April 27, 2021 2.47 pm This story is over 31 months old

New £3.8m Lincoln hospital critical care ward gets approved

Extra beds are “urgently required”

Plans for a £3.8 million critical care extension to Lincoln County Hospital have given the go-ahead, creating 12 beds for people who need to be on a ventilator due to respiratory issues, such as those caused by COVID.

United Lincolnshire Hospitals Trust (ULHT) applied to the City of Lincoln Council to install a new 12-bed modular critical care assessment ward off the existing frailty ward.

Funding for the works will come from a mixture of £7 million urgent and emergency care government allocation funds and also from the trust’s own internally generated capital funds.

Simon Evans, ULHT’s Chief Operating Officer said: “This will be used as a specialist respiratory support unit to provide our respiratory team with the capacity to deliver specialist care, such as non-invasive ventilation.

“The facility is all side rooms, reducing the need to enter unnecessarily and controls the spread of infection.”

He added: “This will provide a fantastic facility to deliver a modern, high quality respiratory service.”

Planning documents said: “These additional beds are urgently required by Lincoln County Hospital, which has only been amplified by COVID-19.”

According to plans, each new bed will come with its own room, along with ensuite facilities and lobby area. This will include facilities such as staff rest rooms and kitchen as well as utility spaces and there will be a total of 32 rooms.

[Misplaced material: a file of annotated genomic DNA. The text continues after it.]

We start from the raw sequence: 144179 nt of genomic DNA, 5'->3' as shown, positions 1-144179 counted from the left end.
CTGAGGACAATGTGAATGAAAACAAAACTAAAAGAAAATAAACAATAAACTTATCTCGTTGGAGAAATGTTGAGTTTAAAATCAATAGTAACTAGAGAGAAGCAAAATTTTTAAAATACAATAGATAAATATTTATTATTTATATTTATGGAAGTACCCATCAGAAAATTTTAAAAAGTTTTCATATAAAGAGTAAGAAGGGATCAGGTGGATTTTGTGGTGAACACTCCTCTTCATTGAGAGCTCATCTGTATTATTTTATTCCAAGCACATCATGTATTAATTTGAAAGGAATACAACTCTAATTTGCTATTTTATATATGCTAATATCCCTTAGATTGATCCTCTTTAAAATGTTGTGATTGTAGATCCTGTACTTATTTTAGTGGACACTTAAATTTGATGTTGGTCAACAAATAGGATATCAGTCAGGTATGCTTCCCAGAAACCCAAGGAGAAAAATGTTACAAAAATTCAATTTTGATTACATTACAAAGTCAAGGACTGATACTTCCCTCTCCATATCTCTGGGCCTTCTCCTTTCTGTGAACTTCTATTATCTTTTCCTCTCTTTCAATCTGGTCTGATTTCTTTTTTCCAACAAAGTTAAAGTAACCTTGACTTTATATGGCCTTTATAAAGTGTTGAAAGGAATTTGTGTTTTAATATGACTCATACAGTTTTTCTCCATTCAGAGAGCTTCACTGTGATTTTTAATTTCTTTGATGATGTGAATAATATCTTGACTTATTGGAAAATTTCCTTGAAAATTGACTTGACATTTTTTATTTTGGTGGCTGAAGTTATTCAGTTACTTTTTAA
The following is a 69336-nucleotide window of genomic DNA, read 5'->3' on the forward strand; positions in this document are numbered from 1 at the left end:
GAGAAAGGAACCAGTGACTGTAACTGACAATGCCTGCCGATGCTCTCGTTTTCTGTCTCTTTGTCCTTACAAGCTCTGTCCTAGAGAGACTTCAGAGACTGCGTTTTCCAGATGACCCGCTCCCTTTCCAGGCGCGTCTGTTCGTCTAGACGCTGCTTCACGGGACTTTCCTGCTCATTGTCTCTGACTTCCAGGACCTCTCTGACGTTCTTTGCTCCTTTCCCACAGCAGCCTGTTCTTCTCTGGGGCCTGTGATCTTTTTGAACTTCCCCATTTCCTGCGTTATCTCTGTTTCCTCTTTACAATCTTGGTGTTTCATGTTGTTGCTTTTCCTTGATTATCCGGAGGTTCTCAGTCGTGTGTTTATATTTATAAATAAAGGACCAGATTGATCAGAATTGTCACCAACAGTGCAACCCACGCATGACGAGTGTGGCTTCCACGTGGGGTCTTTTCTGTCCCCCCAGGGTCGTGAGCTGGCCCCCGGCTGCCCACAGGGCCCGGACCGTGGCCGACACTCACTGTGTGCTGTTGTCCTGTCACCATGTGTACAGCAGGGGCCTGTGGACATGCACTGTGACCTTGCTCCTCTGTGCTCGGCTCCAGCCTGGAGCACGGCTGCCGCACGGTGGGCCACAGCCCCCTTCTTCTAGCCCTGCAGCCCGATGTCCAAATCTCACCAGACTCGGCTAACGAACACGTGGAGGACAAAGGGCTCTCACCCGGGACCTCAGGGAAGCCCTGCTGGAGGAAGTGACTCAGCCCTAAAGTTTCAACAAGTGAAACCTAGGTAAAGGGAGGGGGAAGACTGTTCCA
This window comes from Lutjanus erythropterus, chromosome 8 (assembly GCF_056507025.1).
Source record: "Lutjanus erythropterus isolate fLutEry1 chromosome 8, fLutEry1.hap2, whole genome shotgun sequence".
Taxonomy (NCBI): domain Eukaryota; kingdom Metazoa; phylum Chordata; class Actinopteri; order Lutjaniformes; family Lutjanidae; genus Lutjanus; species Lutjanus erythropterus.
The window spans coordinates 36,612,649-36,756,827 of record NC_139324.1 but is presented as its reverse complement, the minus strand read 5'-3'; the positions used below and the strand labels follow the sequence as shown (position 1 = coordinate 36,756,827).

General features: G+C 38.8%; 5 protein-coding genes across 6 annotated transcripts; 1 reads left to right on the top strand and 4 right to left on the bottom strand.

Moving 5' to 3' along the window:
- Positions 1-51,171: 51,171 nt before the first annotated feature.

The build will include a new external corridor linking the two wards, two new ramps to be used as fire escapes and new landscaping outside the ward.

A flavour for what the Lincoln Hospital extension will look like.

The plans are part of overall works for the trust’s accident and emergency department upgrades.

They include:

  • A new purpose-built Urgent Treatment Centre, incorporating a new entrance into the Emergency Department – this has already been submitted to the City of Lincoln Council.
  • A new waiting room, providing more space to allow for social distancing
    Additional clinical spaces where patients will be seen and treated
  • A new paediatrics area with its own dedicated waiting room, treatment cubicles and a sensory area
  • Additional treatment rooms for mental health patients.
  • A new sensory room for dementia patients
  • A new ambulance bay created outside the front of the department with entrances directly into the resuscitation and majors areas of the department
  • Additional clinical space, meaning that the emergency department will be able to accept patients from ambulance crews with improved speed and safety

The proposed layout of the new ward.